In part 2, we continue to analyze manufacturing costs of an autologous cell therapy. A typical process involves the expansion and activation of cells derived from a single patient, which is currently very labor-intensive. To date, there is little published information on overall production costs (1). In part 1, we used a software modeling platform to identify opportunities for potential cost savings. We developed a baseline model of a cell therapy manufacturing process using the production of autologous dendritic cells…

Data Science, Modeling, and Advanced PAT Tools Enable Continuous Culture

Bioprocesses traditionally use (fed-)batch cell culture processes for production of recombinant proteins and therapeutics. In batch bioprocessing, material flow is discrete, with a hold step between two unit operations, and product is harvested only once for each unit operation. Batch processes have been studied extensively and optimized through numerous advancements in experimental design (1, 2), monitoring (3–5), measurement techniques (6–9), and control strategies (10–12). However, such processes require large facility footprints for equipment (13) as well as sterilization, load, and…

The Relationship Between R2 and Precision in Bioassay Validation

Analytical linearity along with assessments of precision and accuracy determine the range for bioassays (1). Practitioners can include coefficient of determination (R2) criteria from a linearity study in the bioassay validation protocol. Herein I illustrate the relationship of R2 to study design and analytical method variation. Overview of the Simple Linear Regression Model Dilutional linearity assesses the “ability (within a given range) of a bioassay to obtain measured relative potencies that are directly proportional to the true relative potency of the…

Scale-Up of Twin-Column Periodic Countercurrent Chromatography for MAb Purification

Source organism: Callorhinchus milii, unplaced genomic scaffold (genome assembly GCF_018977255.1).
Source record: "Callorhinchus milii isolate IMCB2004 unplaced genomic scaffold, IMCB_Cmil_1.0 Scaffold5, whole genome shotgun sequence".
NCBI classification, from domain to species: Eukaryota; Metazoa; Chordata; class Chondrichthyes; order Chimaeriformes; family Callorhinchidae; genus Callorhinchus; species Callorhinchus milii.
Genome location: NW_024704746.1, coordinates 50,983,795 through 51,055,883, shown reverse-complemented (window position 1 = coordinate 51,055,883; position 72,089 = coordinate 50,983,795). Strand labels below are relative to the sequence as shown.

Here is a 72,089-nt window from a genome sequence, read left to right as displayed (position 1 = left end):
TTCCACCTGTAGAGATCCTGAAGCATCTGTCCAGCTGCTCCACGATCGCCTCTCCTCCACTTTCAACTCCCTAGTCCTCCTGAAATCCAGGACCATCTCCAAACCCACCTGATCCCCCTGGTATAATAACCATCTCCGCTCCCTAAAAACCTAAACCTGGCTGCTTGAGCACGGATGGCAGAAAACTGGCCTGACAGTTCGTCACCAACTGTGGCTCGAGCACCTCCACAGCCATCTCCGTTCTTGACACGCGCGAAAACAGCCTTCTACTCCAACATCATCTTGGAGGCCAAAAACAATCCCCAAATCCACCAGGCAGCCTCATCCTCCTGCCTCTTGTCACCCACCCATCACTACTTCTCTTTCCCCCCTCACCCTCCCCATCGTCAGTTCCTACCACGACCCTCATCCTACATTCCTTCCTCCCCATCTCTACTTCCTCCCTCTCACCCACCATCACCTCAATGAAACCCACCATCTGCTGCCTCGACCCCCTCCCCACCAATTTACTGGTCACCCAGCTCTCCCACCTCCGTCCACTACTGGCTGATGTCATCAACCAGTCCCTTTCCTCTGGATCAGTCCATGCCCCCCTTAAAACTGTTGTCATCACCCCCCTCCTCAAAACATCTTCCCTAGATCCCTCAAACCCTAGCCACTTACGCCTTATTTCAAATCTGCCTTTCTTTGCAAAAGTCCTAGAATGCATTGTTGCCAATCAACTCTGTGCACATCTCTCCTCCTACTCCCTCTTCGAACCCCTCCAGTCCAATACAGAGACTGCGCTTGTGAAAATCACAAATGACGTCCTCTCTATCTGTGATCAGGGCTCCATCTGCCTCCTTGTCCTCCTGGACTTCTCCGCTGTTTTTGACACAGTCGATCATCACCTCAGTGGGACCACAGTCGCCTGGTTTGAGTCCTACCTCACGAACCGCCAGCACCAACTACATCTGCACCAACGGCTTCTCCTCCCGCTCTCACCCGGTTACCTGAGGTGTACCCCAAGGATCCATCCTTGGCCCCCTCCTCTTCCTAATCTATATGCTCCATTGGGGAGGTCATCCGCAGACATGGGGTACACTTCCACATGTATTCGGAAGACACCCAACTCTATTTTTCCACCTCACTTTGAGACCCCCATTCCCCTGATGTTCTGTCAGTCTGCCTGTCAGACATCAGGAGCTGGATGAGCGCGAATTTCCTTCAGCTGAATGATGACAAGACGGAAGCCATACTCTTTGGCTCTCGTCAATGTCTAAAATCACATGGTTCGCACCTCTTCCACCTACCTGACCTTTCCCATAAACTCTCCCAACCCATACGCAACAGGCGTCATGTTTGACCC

Periodic countercurrent (PCC) processes increasingly are being evaluated as alternatives to single-column batch capture processes. Some of the advantages of PCC processes over single-column processes include shortening of processing time and/or reduction of required resin volume through increased productivity; reduction in resin costs through improved resin capacity use; and reduction in buffer consumption through increased column loading. Those advantages, however, come with increased equipment complexity and hardware costs. PCC processes and systems with two to up 16 columns of the…

Continuous Solids-Discharging Centrifugation: A Solution to the Challenges of Clarifying High–Cell-Density Mammalian Cell Cultures

Clarification is typically the first unit operation in the purification of monoclonal antibodies (MAbs) and other proteins from mammalian cell cultures. This process removes cells and cellular debris from the culture fluid to produce a clarified cell culture supernatant that will be suitable for further purification (1). Before 2000, depth and tangential-flow microfiltration were standard clarification technologies in the biopharmaceutical industry. Process-scale centrifugation was considered to be a significant capital investment, and bioprocessors had limited ability to control (minimizing) the…